The sense I get from our touring around this region is an understanding of Jesus as a one-on-one Lord. I think in some way I pictured the disciples following Him around hanging on every word, but not necessarily understanding the kind of relationship they might have had. But the intimacy of this land, the small size of the lake that surprised me, the closeness of a synagogue site to a home–this was a shoulder-rubbing, neighbor-overhearing little town where Jesus really lived with His family and friends. I’m so glad He’s still that for me, and my mental picture of what that looks like is very different now!

So far the highlight for me has been baptism in the River Jordan. I don’t know how this journaling will come across, if I can explain it well enough, but let me try. I went into the water thinking of this as my declaration of love for Jesus. My action. And my action as an adult, because I was baptized as an infant, so this wasn’t re-baptism because that didn’t “take,” but it was because I wanted to be on record making this commitment as an adult, and where better than the River Jordan? So, as I said, this was me taking an action.

I don’t know why I didn’t expect God to make a move, too; but I came up out of that water a changed woman. I feel the power of God in a new way, as if I can see doing things I never thought I could before. Making changes in my life I’d partially given up on. Taking actions in areas I felt powerless to do a thing. Hopeful for something new. Does that make any sense?

It’s given me joy inside that is just pervading everything else. Yesterday when we were all exhausted, overheated, dripping with sweat, inside I still thought, “Let’s go see more!” I had an excitement when I heard “one more stop” even though my body and brain screamed “No!” And I did let my body and brain win–joined in with the others in bemoaning having one more stop to make. (I really was too tired, and didn’t want to upset anyone by being Miss Pollyanna!) But inside I still thought, “Yeah, we can do this!” Given crazy traffic jams they decided to cancel the last stop and try to go there this morning, but the inside and joyful me would have gladly put up with a late night. Now the task will be to allow that joy to squash the human side of me that wants to whine, but I’m guessing that’s strong enough that it will take a bit to overcome that!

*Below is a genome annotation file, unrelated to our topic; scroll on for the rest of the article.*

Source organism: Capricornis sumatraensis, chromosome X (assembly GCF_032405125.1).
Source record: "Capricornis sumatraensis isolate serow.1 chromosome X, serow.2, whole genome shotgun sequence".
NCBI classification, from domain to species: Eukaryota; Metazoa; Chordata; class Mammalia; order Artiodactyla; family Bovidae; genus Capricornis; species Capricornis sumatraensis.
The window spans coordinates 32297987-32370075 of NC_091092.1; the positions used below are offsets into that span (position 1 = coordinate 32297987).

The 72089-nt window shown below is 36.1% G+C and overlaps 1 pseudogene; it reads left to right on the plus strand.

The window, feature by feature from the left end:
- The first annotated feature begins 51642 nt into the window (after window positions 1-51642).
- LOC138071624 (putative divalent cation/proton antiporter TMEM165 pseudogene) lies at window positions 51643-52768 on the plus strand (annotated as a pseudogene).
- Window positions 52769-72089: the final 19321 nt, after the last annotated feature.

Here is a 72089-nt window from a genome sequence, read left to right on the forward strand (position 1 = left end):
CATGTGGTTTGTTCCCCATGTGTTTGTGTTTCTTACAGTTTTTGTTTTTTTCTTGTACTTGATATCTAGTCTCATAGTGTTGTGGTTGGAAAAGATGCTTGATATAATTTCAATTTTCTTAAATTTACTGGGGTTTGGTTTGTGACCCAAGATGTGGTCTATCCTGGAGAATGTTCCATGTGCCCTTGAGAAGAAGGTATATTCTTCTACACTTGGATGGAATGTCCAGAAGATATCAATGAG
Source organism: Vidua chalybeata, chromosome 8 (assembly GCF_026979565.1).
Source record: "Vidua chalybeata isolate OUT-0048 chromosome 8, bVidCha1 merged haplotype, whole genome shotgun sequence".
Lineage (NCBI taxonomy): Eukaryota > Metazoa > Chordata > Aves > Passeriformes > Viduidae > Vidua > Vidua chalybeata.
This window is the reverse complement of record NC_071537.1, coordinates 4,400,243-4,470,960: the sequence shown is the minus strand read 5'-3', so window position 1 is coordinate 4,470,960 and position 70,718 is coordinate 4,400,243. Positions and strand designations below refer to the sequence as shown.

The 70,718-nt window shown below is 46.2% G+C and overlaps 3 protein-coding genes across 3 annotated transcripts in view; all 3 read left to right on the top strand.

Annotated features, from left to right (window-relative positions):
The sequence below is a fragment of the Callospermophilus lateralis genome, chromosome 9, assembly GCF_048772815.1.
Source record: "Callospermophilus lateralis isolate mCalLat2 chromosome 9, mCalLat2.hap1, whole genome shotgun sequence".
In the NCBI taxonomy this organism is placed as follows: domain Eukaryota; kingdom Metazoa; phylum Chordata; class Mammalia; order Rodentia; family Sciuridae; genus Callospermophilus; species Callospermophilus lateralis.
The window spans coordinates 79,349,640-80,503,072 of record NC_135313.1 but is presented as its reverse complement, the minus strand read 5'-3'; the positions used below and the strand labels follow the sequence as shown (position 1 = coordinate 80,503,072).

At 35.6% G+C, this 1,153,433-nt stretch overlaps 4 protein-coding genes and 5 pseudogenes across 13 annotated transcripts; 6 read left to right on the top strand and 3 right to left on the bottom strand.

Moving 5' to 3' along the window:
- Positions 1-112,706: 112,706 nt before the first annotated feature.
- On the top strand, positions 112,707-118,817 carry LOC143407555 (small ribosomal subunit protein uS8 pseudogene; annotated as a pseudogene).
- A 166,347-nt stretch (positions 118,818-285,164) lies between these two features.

That picture in my head of trying to let the joy of the Lord overtake the humanity of me has made me think again about a drawing we were shown in my Bible Study Fellowship this year. Picture a large circle, with a smaller circle inside it. If the large circle is your spirit, how big would the inner circle be that represents how much of your spirit that is transformed into Jesus-like-ness? As I’ve been processing the baptism, I’ve been feeling like the “me” part of that diagram has great hope to start shrinking now, and that is an exciting thought!

Well the sun is just about up so it’s time to go take photos, so I’ll leave you for now. My next post will be from Jerusalem, how exciting is that!

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Shalom: Race to Ancient Ruins

At the time of sacrifice, the prophet Elijah stepped forward and prayed: “O LORD, God of Abraham, Isaac and Israel, let it be known today that you are God in Israel and that I am your servant and have done all these things at your command.” –1 Kings 18:36

Today was a day of mountain-climbing, heat-bearing, and muscle-aching, stair-walking—and enjoying breath-taking views. We saw the Jezreel Valley from two angles, one from the Nazareth side (north east-ish), the other from Mt Carmel on the west. It’s amazing to imagine the Biblical prophecies that are going to happen in this area; my pastor has been teaching through the book of Revelations the past few months so we had a pretty clear picture of what’s to come! It was so hot all day, though, by the time we were heading home we were all pretty wiped out. Happily so, though, having seen and done a lot once again.

My two new little friends! Love these girlies! We all love chocolate pudding and swimming!